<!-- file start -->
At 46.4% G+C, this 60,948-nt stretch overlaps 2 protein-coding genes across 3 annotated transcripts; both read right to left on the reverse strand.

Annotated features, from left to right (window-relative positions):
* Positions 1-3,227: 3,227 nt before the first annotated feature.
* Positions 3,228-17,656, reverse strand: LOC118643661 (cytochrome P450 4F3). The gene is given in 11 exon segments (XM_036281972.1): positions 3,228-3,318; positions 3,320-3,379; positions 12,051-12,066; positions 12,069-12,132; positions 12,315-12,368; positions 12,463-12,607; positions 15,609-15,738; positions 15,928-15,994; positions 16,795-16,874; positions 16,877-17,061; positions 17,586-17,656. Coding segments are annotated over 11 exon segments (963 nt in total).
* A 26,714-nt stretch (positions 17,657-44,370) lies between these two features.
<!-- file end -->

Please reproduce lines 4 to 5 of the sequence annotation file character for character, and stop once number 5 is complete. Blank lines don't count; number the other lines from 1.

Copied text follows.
* Positions 3,228-17,656, reverse strand: LOC118643661 (cytochrome P450 4F3). The gene is given in 11 exon segments (XM_036281972.1): positions 3,228-3,318; positions 3,320-3,379; positions 12,051-12,066; positions 12,069-12,132; positions 12,315-12,368; positions 12,463-12,607; positions 15,609-15,738; positions 15,928-15,994; positions 16,795-16,874; positions 16,877-17,061; positions 17,586-17,656. Coding segments are annotated over 11 exon segments (963 nt in total).
* A 26,714-nt stretch (positions 17,657-44,370) lies between these two features.